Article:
President Mahinda Rajapaksa’s top aide Lalith Weeratunga became the first high-profile official from the former regime to be convicted for corruption, but his jailing could have a political fallout for the current coalition regime too.
The Economynext Political Correspondent discusses consequences for President Maithripala Sirisena, Prime Minister Ranil Wickremesinghe and their uneasy coalition whose tenure is virtually guaranteed by the constitution.
The case against Lalith Weeratunga, a highly respected civil servant, was one of the first to be filed after Sirisena defeated Rajapaksa at the January 8, 2015, election.
Weeratunga was convicted of diverting 600 million rupees from the Telecommunication Regulatory Commission (TRC) to fund Rajapaksa’s unsuccessful re-election bid. He was sentenced to three years in jail and fined 2 million rupees. He was also asked to pay 50 million rupees in damages to the TRC, and failure would attract another two years in prison.
The High Court accepted that Weeratunga himself did not directly benefit from the transaction, but it amounted to a criminal misappropriation of public funds and a violation of laws relating to the TRC, which he chaired.
The first accused in the case was the then TRC Director-General Anusha Palpita who tried to wash his hands off the case by blaming Weeratunga for ordering the transfer of money from the TRC to an account at the Presidential Secretariat.
A Buddhist monk arranged the purchase of “sil redi” or white cloth that was distributed as gifts from Rajapaksa to Buddhist devotees on Duruthu Poya (Jan 4 4, 2015) just four days before the election.
Elections Chief Mahinda Deshapriya told court that he saw how the white material was distributed and saw it as a clear violation of election laws.
However, there was no case filed against Rajapaksa for breaking election laws with the authorities probably satisfied that his defeat was sufficient.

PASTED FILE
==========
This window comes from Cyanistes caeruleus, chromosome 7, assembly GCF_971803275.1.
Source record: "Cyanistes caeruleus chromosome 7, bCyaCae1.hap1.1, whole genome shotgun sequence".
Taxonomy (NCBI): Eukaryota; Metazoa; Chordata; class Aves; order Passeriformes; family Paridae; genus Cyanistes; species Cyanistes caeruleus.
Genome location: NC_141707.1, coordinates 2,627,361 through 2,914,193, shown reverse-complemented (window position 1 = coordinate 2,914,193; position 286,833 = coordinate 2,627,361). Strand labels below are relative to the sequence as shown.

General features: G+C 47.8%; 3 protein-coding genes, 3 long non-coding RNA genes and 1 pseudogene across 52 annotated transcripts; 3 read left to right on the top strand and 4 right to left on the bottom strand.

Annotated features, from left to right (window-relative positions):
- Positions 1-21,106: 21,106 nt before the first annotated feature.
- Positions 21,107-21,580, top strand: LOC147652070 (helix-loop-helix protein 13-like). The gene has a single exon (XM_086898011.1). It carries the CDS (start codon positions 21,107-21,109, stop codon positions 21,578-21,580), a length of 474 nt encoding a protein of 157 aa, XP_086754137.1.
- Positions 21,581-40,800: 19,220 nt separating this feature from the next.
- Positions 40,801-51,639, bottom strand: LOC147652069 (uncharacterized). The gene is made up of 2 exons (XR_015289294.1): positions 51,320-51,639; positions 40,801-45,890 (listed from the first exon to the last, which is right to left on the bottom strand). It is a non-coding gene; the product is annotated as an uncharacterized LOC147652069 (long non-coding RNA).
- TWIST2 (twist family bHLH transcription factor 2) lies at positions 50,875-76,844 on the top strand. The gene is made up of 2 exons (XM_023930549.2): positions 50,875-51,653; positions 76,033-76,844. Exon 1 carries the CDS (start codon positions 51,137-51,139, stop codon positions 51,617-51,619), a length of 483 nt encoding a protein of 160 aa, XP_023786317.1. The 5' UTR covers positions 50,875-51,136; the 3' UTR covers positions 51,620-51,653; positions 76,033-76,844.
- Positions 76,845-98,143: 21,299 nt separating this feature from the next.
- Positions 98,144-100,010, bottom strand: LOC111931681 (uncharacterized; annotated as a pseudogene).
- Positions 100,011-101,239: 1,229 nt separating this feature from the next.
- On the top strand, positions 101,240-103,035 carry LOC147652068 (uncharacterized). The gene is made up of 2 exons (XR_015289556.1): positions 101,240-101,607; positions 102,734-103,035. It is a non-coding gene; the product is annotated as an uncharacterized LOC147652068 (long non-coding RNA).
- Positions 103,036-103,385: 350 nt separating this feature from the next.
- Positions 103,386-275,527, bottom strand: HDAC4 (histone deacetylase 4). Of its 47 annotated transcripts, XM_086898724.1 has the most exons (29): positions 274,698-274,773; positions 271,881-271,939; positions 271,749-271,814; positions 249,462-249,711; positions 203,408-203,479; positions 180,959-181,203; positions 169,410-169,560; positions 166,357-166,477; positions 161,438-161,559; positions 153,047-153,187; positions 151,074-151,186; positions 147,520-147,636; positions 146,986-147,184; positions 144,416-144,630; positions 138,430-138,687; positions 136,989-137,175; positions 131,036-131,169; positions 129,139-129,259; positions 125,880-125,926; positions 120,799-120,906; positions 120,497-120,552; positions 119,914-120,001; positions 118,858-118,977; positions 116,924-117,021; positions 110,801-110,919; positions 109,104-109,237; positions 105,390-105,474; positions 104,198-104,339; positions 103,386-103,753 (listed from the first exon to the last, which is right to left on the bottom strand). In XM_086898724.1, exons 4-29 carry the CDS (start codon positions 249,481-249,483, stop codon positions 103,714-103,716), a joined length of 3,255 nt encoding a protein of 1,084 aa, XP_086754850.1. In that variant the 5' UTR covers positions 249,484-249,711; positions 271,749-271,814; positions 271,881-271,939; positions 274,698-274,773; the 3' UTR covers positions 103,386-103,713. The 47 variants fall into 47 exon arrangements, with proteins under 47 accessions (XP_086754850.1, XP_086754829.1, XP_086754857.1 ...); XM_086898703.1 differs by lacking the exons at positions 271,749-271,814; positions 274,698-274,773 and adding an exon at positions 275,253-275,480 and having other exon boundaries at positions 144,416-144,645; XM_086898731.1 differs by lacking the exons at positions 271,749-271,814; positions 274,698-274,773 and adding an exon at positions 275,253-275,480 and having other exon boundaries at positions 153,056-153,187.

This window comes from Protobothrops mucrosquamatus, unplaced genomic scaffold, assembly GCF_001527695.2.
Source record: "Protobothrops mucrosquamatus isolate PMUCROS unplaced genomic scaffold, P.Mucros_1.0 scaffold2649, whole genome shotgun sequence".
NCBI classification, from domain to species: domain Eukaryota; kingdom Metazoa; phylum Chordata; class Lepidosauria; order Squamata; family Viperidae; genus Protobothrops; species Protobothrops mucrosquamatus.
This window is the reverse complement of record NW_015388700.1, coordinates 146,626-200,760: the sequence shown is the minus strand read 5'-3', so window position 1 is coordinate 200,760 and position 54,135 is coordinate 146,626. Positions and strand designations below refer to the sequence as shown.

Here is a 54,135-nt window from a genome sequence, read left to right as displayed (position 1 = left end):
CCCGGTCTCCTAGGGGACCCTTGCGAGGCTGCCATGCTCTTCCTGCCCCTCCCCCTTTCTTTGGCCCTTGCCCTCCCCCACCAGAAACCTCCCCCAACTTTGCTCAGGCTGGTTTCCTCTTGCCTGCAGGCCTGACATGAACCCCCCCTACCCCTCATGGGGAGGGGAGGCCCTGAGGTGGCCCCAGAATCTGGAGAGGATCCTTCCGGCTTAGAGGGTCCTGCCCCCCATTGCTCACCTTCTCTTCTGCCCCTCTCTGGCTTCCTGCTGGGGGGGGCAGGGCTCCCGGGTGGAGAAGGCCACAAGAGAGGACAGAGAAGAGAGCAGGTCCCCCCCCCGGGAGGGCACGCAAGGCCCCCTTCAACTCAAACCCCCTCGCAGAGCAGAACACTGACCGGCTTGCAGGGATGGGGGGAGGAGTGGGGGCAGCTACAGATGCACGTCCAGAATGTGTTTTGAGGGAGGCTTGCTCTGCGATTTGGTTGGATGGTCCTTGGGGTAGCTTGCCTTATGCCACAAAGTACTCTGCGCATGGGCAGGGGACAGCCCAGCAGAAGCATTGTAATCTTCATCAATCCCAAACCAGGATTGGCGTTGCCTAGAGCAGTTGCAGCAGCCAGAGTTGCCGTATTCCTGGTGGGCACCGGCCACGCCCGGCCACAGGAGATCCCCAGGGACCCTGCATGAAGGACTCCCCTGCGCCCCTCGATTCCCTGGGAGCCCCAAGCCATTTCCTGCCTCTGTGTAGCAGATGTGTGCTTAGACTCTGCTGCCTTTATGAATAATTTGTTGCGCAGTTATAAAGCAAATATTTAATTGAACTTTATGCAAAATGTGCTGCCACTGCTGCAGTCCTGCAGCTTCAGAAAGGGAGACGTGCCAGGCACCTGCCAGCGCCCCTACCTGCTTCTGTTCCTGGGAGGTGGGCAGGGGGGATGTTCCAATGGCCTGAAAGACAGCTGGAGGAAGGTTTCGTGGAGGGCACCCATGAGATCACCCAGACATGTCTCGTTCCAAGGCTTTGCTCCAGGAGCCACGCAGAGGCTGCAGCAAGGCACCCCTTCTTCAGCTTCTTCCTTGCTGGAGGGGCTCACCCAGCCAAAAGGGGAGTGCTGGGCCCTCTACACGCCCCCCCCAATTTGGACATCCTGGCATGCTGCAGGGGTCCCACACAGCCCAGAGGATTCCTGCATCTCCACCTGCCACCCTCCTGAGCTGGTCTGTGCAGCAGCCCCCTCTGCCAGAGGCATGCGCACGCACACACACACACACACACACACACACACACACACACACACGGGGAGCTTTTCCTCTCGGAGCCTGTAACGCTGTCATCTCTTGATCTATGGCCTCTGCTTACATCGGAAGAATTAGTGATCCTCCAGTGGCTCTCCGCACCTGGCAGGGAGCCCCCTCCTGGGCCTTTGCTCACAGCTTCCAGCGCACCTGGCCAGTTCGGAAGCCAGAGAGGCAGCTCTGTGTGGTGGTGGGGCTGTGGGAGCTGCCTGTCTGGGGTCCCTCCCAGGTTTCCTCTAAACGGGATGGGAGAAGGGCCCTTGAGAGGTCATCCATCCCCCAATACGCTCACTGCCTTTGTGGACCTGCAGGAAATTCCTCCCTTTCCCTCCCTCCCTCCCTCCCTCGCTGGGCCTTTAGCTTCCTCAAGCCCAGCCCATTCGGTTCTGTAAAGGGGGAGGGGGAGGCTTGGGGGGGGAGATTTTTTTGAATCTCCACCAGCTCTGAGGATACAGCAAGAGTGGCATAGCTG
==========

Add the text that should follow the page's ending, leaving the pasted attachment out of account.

The state also made no attempt to recover any damages from Rajapaksa, the ultimate beneficiary of the criminal misappropriation of 600 million rupees of TRC cash.
What does Weeratunga’s jailing mean to President Sirisena?
President Sirisena emerged stronger following the judgement which came barely hours after a dozen ministers and deputies from his Sri Lanka Freedom Party (SLFP) met him and expressed dissatisfaction with the unity government.
The dissidents were shocked to learn that a man of Weeratunga’s stature had been jailed and slapped with a hefty fine. Many had expected he would be convicted, but get off with a light suspended jail term.
Many SLFP dissidents who threatened to quit the government have suddenly become silent after Weeratunga was convicted by the Colombo High Court.
Almost all SLFP members in the current cabinet have some investigation or a court case pending. The message from the latest High Court decision is that any dissident could leave at the risk of having legal action accelerated against them.
Highly placed sources with the Rajapaksa faction of the SLFP said they did not expect Weeratunga to be incarcerated. “If Mr. Weeratunga could not escape jail, there is no chance for the others,” a source close to Rajapaksa said.
The Rajapaksa camp is also worried that several cases against the two Rajapaksa sons — Namal and Yoshitha — could end soon and the case against Gotabhaya Rajapaksa could also be taken to its logical conclusion before the year’s end.
A demoralised and fearful Rajapaksa faction can only make Sirisena more assertive and it will also help him to tighten his grip on the party, something he has failed to do since winning the presidency.
What does Weeratunga’s jailing mean For Ranil Wickremesinghe?
Weeratunga’s jailing could have come as a surprise for Prime Minister Wickremesinghe too. They worked together when Wickremesinghe was in charge of the education and youth affairs portfolio.
Cabinet ministers have already spoken about the “chilling effect” on the bureaucracy with many frightened to carry out the verbal orders of their ministers fearing prosecution at a later date.
The Prime Minister may have to contend with slower decision making / implementation by his senior officials, much to the frustration of the electorate.
However, there are some Wickremesinghe loyalists who are arguing that honest and upright officials need not fear retrospective punitive action later on because courts have only punished two officers who had exceeded their authority and doled out public money to finance an election campaign.
Weakening of the Rajapaksa faction of the SLFP could be worrisome for Wickremesinghe who may have been banking on a split in the SLFP to propel his United National Party (UNP) to victory at future elections.
Weeratunga’s landmark prosecution will also pressure Wickremesinghe to ensure that the ongoing presidential commission of inquiry into controversial bond auctions lead to criminal prosecutions.